CDC advises ‘face masks are for the sick’


PINEDALE – Many across the country are questioning local, state and federal health officials about wearing face masks – of any kind – while in public places or around people where COVID-19 might be carried or transmitted. 

More recently, concerns and confusion about the need for non-medical face masks – or not – are being weighed in many forums. 

The Wyoming Department of Health, as do others including the public, has followed the Centers for Disease Control and Prevention’s guidelines regarding face masks and respiratory illnesses, advising only sick people and caregivers should wear them. 

Kim Deti, DOH spokeswoman, was asked on March 26 about personal mask-wearing in general during the COVID-19 pandemic. 

“CDC does not recommend that people who are well wear a face mask to protect themselves from respiratory illnesses, including COVID-19,” she replied, adding the CDC advised wearing a face mask “if you are sick.” 

“You should wear a face mask when you are around other people (e.g. sharing a room or vehicle) and before you enter a health-care provider’s office. If you are not able to wear a face mask (for example because it causes trouble breathing) then you should do your best to cover your coughs and sneezes, and people who are caring for you should wear a face mask if they enter your room,” she said. “If you are NOT sick then you do not need to wear a face mask unless you are caring for someone who is sick and they are not able to wear a face mask.” 

The best way people can avoid transmission is by maintaining social distancing, because COVID-19 spreads through respiratory droplets, according to the DOH and public health officials. 

It is known that nationwide, N-95 masks and other equipment and tests will run short as the pandemic spreads across more states. People are questioning on all levels if non-medical face masks can protect themselves from those who do not know they are sick. 

Previous advice not to wear them is shifting, with CDC Director Robert Redfield telling NPR “the agency is reviewing its guidelines on who should wear masks.” 

On Saturday, March 28, Sublette County officials reported the first confirmed case of COVID-19, a 59-year-old woman from Pinedale who was self-isolating at home with mild symptoms. That same day, 94 confirmed cases were reported in Wyoming. 

As of Thursday, April 2, Sublette County still had one confirmed case with 23 tests, five pending. And Wyoming’s confirmed cases rose to 150 with no deaths reported. 

At the Sublette Center, CNA manager Lara Hayward said people from around the county are sewing face masks and bringing them in. Anything is welcome and they are being worn over N-95 medical masks, she said. 

“The ones that work the best cup the face, which is better at keeping side air from coming in and out,” she said. “Some go down under the chin. What would be really fabulous is to have some with a filter pocket in case we ran out of personal protective equipment.” 

Pleated face masks also work to fit over the N-95s, which the facility always orders to have two weeks on reserve. With the pleated versions, she said extra little darts right beside the cheeks make them closer fitting. 

Hayward’s advice:  “The best practice is still keeping your distance and washing your hands. If people are wearing face masks, they should not get too comfortable with them. It’s a second barrier.”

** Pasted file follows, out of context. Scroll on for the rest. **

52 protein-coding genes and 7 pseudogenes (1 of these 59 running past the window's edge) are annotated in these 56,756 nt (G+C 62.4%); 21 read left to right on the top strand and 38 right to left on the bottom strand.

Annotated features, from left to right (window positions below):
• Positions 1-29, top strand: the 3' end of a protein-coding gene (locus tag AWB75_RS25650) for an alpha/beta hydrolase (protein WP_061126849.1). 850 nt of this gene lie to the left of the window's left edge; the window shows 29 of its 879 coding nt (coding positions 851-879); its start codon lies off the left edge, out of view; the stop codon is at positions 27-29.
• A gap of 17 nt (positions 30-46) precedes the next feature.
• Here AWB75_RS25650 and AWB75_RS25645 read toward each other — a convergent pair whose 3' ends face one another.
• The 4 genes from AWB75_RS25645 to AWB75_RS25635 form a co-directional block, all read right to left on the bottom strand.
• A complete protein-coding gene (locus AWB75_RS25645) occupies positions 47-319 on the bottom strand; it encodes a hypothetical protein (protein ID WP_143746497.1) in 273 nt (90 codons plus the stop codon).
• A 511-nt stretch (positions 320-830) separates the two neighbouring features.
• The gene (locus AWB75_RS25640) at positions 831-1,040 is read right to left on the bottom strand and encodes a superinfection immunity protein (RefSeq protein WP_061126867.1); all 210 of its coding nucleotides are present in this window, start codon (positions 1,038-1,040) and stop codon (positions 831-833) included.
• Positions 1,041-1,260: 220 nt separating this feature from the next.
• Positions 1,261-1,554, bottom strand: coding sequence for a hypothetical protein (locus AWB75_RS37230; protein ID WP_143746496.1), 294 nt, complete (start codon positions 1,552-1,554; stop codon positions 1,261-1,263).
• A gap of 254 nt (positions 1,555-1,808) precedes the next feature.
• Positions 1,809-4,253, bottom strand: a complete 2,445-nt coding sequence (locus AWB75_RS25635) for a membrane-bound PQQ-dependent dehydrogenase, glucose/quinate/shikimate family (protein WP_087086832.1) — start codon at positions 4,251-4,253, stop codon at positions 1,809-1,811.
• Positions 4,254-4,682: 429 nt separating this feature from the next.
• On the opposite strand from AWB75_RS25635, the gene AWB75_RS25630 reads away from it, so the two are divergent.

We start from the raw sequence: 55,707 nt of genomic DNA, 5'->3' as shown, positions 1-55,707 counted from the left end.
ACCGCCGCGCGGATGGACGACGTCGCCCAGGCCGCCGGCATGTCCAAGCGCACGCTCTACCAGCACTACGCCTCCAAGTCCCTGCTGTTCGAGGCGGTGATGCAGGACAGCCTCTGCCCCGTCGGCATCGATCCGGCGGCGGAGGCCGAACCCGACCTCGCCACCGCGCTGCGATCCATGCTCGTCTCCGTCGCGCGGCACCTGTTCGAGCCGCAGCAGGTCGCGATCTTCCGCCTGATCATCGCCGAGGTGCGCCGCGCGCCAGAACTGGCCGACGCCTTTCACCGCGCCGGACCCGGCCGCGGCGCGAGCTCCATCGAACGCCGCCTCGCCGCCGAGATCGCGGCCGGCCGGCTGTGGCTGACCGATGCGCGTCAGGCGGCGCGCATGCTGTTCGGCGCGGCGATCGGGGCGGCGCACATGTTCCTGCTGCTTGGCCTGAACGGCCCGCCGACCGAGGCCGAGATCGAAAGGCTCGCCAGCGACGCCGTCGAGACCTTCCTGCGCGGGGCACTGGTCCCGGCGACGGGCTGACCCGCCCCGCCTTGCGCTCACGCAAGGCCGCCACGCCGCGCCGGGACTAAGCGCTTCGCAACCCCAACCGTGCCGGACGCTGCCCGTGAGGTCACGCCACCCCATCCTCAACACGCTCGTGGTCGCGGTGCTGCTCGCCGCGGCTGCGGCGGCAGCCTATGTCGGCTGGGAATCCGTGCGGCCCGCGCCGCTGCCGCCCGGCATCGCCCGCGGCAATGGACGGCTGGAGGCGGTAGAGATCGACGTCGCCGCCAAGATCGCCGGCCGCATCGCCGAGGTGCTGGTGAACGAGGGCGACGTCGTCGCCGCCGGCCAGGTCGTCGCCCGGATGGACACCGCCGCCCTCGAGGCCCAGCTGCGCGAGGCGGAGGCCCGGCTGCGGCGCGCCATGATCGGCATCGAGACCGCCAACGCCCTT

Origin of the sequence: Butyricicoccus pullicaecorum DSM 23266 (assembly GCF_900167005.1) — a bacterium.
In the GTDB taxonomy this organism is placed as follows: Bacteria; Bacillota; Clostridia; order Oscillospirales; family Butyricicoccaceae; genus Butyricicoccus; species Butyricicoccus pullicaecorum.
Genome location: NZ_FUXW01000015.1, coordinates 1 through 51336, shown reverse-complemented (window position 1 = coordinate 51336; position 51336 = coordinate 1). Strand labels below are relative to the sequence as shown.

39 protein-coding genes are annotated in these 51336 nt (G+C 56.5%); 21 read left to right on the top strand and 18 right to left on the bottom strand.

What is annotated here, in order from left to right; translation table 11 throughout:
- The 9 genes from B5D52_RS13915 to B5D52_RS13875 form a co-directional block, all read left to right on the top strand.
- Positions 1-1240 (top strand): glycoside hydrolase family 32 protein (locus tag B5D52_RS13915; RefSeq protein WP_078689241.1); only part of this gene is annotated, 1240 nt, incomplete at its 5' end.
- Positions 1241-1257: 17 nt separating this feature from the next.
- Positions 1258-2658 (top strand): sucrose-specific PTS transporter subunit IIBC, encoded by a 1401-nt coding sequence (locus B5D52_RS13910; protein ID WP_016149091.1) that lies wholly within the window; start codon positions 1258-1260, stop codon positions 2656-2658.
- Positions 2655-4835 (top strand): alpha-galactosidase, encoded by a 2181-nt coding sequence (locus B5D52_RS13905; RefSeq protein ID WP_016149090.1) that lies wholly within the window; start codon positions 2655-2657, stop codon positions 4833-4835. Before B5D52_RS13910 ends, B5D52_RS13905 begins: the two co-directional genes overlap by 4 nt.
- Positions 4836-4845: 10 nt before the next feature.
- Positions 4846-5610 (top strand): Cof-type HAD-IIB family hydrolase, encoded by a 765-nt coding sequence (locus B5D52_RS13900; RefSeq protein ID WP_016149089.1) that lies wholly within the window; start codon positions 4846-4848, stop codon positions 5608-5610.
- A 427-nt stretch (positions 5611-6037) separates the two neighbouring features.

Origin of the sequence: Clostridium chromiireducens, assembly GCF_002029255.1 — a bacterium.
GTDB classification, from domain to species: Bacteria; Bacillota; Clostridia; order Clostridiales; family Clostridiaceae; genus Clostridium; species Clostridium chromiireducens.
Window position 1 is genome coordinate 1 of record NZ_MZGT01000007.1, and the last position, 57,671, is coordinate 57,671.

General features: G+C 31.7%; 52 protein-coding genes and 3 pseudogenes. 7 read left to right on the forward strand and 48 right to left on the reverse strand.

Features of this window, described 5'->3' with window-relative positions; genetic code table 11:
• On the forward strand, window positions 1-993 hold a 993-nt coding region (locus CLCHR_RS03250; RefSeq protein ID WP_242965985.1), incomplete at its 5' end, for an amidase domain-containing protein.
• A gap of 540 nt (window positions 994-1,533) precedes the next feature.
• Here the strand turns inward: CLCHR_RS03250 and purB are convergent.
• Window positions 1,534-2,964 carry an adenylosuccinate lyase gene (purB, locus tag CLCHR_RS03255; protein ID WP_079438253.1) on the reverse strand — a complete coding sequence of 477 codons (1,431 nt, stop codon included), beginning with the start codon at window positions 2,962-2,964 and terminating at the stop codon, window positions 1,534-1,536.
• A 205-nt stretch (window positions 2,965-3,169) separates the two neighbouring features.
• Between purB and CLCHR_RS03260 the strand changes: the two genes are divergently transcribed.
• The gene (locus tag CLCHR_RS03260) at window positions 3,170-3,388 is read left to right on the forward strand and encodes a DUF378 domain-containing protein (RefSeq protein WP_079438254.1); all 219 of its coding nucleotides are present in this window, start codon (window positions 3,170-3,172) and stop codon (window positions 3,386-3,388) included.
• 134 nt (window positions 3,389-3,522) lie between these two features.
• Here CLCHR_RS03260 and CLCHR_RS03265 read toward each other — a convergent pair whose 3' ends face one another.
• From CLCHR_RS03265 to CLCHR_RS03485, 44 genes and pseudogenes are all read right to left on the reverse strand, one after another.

In Pinedale, Cindy Van and a large group of friends are sewing face masks from high-quality cotton fabric they have on hand, with a focus on local health-care providers including Proactive Rehabilitation. 

“We are continuing to make masks that have a pocket for filter liners with fabric and supplies donated by those sewing,” she said in an email. “We just have to keep everyone safe and our health-care workers cannot practice social distancing so it is critical that these masks go to the providers first.” 

As of March 30, CDC was still advising face masks for only sick people. Asked if face masks could provide protection in case sick people are unaware they had COVID-19, Deti said, “The initial recommendations that I sent stand. They are from CDC.” 

That stance is on the verge of shifting after President Trump told Americans on national television to wear a bandana, a scarf, anything. 

The New York Times reported on Tuesday, March 31, that the White House Coronavirus Task Force asked CDC Director Dr. Robert Redfield to review face mask guidelines. Dr. Redfield is quoted as saying the guidance “is being critically re-reviewed” and that “coronavirus is probably three times as infectious as the flu.” 

People who are infected could shed the virus for two days before they have symptoms – if they have any, he said. 

“This helps explain how rapidly this virus continues to spread across the country, because we have asymptomatic transmitters and we have individuals who are transmitting 48 hours before they become symptomatic.” 

White House Task Force member Dr. Anthony Fauci feared supporting public face masks might take away from medical personnel who will need them, but, he added “The idea of getting a much more broad community-wide use of masks outside of the health care setting is under very active discussion at the task force. The CDC group is looking at that very carefully.” 

Wednesday, U.S. Surgeon General Jerome Adams – who had advised against the general public wearing face masks – told NBC’s Today Show that he has asked the CDC “to investigate whether this recommendation should change.”

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